Soccer Headers and Brain Damage – An Open Question?

By | February 21, 2012

Several health and science news stories have reported on research studies that looked at soccer headers and possible brain damage. Current research isn’t conclusive on the short term effects of multiple headers off a soccer ball, at least when it comes to cognitive performance. What did jump out at me from one study was that some soccer players head the ball 1,000 to 1,500 times per year.

A more specific term for a header is subconcussive impact. Sustaining over 1,000 subconcussive impacts to a brain is a lot of bumping and shaking for neurons and connecting white matter to deal with. Using diffusion tensor imaging (DTI), researchers measured the integrity of white matter (the wiring that connects different regions of the brain together) in 32 amateur soccer players. The DTI results showed that the integrity of brain white matter in soccer players who headed the ball more than 1,000 times each year showed measurable decline or impairment.

The body of evidence on the long term effects of soccer headers is surprisingly thin. One small study of retired soccer players in Norway reported cerebral atrophy and impairment on intelligence test abilities that are particularly vulnerable to brain damage. Also noteworthy in these retired players were persistent physical, cognitive, and emotional complaints consistent with postconcussive syndrome.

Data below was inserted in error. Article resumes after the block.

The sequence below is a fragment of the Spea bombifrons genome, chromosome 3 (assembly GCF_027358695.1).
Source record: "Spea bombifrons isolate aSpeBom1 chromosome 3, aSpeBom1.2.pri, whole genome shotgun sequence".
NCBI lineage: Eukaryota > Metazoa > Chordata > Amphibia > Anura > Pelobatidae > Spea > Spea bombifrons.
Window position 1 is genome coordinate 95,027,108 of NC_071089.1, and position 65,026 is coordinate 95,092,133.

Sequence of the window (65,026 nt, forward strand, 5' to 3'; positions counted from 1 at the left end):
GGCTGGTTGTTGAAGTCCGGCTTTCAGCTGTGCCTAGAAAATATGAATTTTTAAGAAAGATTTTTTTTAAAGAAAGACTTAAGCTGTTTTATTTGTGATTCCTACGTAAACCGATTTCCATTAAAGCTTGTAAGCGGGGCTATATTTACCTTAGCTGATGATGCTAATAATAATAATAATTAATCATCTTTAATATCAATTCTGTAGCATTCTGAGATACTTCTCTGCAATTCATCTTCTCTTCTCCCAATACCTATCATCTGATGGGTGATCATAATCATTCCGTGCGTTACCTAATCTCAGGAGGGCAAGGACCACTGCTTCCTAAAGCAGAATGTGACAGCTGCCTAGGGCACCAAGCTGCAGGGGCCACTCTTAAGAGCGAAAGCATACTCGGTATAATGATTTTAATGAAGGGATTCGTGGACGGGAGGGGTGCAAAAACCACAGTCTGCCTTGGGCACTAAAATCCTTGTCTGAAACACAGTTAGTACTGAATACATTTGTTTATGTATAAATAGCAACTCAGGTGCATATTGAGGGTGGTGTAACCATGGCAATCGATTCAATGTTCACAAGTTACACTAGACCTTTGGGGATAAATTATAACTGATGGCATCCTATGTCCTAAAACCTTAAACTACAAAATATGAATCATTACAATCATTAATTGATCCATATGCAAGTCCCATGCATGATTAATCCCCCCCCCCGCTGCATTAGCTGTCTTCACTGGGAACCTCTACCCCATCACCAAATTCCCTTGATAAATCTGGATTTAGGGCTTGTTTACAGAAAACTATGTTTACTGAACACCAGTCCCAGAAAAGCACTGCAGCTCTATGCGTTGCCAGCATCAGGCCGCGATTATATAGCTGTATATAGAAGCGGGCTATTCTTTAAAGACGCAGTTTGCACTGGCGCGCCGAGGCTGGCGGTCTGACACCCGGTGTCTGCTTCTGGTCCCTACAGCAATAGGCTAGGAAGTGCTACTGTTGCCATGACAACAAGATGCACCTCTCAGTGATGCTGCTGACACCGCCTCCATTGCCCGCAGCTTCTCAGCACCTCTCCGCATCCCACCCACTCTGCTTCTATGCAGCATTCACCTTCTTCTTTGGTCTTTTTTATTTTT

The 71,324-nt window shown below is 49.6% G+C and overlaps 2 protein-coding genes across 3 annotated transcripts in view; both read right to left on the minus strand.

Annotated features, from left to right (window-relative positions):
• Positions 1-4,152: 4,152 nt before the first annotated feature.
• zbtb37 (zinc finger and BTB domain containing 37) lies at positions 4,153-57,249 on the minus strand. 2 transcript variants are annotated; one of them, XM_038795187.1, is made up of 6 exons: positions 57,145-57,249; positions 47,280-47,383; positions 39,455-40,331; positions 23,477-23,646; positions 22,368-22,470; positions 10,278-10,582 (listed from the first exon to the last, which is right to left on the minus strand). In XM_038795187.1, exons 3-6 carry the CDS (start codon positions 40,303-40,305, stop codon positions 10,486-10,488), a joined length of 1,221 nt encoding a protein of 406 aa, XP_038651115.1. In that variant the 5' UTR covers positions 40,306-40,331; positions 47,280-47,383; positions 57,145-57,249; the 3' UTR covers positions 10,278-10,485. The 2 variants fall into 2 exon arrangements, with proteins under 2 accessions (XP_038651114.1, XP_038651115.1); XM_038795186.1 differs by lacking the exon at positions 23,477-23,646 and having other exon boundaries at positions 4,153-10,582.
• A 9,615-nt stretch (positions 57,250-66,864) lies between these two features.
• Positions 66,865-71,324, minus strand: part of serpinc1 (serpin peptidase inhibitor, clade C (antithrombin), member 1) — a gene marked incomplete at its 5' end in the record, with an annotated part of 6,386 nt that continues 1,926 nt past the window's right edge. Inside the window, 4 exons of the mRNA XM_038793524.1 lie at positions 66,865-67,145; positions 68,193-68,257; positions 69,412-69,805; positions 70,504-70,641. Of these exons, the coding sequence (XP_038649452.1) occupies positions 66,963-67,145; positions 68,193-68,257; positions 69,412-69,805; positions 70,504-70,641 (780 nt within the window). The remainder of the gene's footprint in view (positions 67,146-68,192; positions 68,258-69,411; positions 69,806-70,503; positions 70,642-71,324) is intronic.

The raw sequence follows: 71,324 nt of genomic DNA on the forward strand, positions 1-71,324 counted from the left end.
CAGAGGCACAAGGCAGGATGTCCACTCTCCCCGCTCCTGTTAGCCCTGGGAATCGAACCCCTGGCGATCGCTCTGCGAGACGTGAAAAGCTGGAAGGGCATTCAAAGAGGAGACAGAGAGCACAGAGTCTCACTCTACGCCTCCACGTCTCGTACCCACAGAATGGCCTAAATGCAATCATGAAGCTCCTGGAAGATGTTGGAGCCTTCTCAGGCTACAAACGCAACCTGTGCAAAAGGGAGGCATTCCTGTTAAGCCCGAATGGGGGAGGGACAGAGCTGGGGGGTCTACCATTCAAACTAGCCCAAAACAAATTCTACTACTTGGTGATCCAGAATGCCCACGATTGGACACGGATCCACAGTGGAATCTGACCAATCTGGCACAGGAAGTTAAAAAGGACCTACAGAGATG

I think a measure of common sense comes in handy with this issue – intentionally bumping the front or top of your head into anything 1,000 or more times a year probably isn’t a good idea. Also, growing research points to the fact that safety and behavior choices we make in our younger years can impact our brain health later in life.

Many states have enacted sports concussion legislation in the past few years, which typically will require mandatory concussion management policies that school administrators and athletic departments are responsible for implementing. While the guidelines aren’t perfect, I think it’s a reasonable step to help identify concussion symptoms in student athletes.